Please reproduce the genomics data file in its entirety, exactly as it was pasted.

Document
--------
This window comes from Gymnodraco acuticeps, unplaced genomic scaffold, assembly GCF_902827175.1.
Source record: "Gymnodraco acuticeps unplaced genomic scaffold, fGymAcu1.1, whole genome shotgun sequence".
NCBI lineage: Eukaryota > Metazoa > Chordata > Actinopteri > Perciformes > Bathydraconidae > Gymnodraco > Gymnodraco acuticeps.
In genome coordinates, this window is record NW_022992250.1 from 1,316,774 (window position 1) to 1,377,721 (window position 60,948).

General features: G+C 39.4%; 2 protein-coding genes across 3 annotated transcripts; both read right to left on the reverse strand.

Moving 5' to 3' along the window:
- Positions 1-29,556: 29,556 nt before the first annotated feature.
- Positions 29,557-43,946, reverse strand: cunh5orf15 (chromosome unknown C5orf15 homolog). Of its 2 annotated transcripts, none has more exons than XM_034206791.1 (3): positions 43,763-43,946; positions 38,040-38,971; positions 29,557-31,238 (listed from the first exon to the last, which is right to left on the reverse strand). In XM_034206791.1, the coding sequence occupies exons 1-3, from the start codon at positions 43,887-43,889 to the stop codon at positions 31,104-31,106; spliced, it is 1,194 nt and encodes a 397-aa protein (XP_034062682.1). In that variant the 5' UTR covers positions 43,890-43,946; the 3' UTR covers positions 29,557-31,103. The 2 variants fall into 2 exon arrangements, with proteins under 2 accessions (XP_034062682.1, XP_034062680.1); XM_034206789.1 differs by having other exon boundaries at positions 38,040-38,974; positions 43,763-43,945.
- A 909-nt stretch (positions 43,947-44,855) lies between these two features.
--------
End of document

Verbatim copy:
This window comes from Gymnodraco acuticeps, unplaced genomic scaffold, assembly GCF_902827175.1.
Source record: "Gymnodraco acuticeps unplaced genomic scaffold, fGymAcu1.1, whole genome shotgun sequence".
NCBI lineage: Eukaryota > Metazoa > Chordata > Actinopteri > Perciformes > Bathydraconidae > Gymnodraco > Gymnodraco acuticeps.
In genome coordinates, this window is record NW_022992250.1 from 1,316,774 (window position 1) to 1,377,721 (window position 60,948).

General features: G+C 39.4%; 2 protein-coding genes across 3 annotated transcripts; both read right to left on the reverse strand.

Moving 5' to 3' along the window:
- Positions 1-29,556: 29,556 nt before the first annotated feature.
- Positions 29,557-43,946, reverse strand: cunh5orf15 (chromosome unknown C5orf15 homolog). Of its 2 annotated transcripts, none has more exons than XM_034206791.1 (3): positions 43,763-43,946; positions 38,040-38,971; positions 29,557-31,238 (listed from the first exon to the last, which is right to left on the reverse strand). In XM_034206791.1, the coding sequence occupies exons 1-3, from the start codon at positions 43,887-43,889 to the stop codon at positions 31,104-31,106; spliced, it is 1,194 nt and encodes a 397-aa protein (XP_034062682.1). In that variant the 5' UTR covers positions 43,890-43,946; the 3' UTR covers positions 29,557-31,103. The 2 variants fall into 2 exon arrangements, with proteins under 2 accessions (XP_034062682.1, XP_034062680.1); XM_034206789.1 differs by having other exon boundaries at positions 38,040-38,974; positions 43,763-43,945.
- A 909-nt stretch (positions 43,947-44,855) lies between these two features.